Congregation Beth Shalom in DeKalb will mark the holiday of Passover with a Seder on March 26, open to congregation members and their guests. The Seder will be conducted by congregation member Avi Bass, assisted by Harvey Blau, the director of the congregation’s choir, Koleynu.
Passover is one of the best-known Jewish holidays. It is one of the major festivals that are considered significant both agriculturally and historically. Agriculturally, it represents the beginning of the harvest season in Israel. Historically, it is related to the Exodus from Egypt after 400 years of slavery, as told in the Book of Exodus. Passover lasts for eight days.
The name “Passover” comes from the Hebrew word Pesach, which is based on the root “pass over.” This refers to the fact that during the last of the 10 plagues brought against Egypt, God “passed over” the houses of the Jews when he was slaying the firstborn of the Egyptians.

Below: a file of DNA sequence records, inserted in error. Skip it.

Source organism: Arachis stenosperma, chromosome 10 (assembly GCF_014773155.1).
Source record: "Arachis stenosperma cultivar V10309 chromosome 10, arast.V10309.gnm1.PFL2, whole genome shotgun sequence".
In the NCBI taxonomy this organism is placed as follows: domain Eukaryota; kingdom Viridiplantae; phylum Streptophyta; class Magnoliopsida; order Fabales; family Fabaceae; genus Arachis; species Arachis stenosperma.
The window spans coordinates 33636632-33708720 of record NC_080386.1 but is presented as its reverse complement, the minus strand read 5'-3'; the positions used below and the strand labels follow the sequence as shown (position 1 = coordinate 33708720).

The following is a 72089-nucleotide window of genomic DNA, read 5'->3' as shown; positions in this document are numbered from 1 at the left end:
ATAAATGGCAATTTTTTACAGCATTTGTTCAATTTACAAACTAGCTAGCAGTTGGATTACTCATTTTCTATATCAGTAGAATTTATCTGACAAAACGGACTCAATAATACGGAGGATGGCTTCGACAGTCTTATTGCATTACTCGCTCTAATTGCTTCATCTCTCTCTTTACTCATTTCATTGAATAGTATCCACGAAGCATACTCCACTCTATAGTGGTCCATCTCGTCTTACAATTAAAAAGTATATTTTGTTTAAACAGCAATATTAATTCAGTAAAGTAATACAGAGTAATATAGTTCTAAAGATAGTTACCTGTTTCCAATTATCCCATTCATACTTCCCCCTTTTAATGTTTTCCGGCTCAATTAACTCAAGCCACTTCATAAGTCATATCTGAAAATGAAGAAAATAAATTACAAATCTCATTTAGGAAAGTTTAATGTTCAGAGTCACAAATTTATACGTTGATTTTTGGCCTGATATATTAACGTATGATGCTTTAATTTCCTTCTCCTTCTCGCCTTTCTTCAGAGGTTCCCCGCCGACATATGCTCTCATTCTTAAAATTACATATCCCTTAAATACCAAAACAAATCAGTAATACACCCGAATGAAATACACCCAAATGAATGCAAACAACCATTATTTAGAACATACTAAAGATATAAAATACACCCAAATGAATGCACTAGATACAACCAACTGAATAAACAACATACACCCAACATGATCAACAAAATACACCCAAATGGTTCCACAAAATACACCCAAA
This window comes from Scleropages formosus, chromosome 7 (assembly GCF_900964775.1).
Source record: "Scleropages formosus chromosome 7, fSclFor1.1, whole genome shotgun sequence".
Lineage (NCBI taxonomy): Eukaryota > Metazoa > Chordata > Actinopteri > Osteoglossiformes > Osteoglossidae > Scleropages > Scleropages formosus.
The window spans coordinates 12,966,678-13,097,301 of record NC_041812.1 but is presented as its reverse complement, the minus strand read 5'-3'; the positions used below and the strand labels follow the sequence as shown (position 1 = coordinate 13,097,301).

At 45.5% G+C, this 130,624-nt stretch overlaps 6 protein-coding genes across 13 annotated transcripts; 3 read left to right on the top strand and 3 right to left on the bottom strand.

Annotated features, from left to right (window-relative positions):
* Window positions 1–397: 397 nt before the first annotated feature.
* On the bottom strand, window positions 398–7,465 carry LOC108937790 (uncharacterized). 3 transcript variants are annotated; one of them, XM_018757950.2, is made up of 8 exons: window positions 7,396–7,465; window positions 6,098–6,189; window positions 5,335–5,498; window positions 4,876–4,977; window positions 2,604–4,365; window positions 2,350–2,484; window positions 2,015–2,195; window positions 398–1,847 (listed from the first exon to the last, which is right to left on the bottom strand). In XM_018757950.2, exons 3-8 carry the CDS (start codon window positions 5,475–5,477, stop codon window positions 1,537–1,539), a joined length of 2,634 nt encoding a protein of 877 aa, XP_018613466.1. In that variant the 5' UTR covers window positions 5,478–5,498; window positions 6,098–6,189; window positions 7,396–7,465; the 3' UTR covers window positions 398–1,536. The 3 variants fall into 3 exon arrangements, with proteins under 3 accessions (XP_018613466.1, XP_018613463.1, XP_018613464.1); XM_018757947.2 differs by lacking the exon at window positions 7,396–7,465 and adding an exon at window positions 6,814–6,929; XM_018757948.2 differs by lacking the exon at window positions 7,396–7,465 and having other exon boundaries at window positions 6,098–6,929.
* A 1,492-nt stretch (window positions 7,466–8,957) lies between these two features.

Among the most important Passover observances is the removal of all leavened bread from homes and property. This is anything made from wheat, rye, barley, oats and spelt. Some Jews also do not eat rice, corn, peanuts and legumes. The removal of leavened bread commemorates the fact that the Jews had to leave Egypt in a hurry and thus did not have time to let their bread rise. Houses also are cleaned thoroughly to remove all traces of leavened bread.
On the first two nights of Passover, Jews have a special family or community meal called a Seder. The word “Seder” is a Hebrew root word meaning “order.” There is a specific order to the meal and specific information that must be covered while telling the story of the Exodus. To follow the process, the text of the Seder is written in a book called the Haggadah. It tells exactly what prayers, stories, songs and rituals are to be followed during the meal.
A number of special foods are eaten during the Seder. In addition to matzoh, they include charoseth (a mixture – often of apples, nuts and wine – to remind Jews of the mortar used by their ancestors in Egypt when they were slaves), bitter herbs (usually horseradish, to remind Jews of the bitterness of slavery), and a vegetable, usually parsley, that is dipped in salt water (to remind Jews of the tears shed during the years of slavery).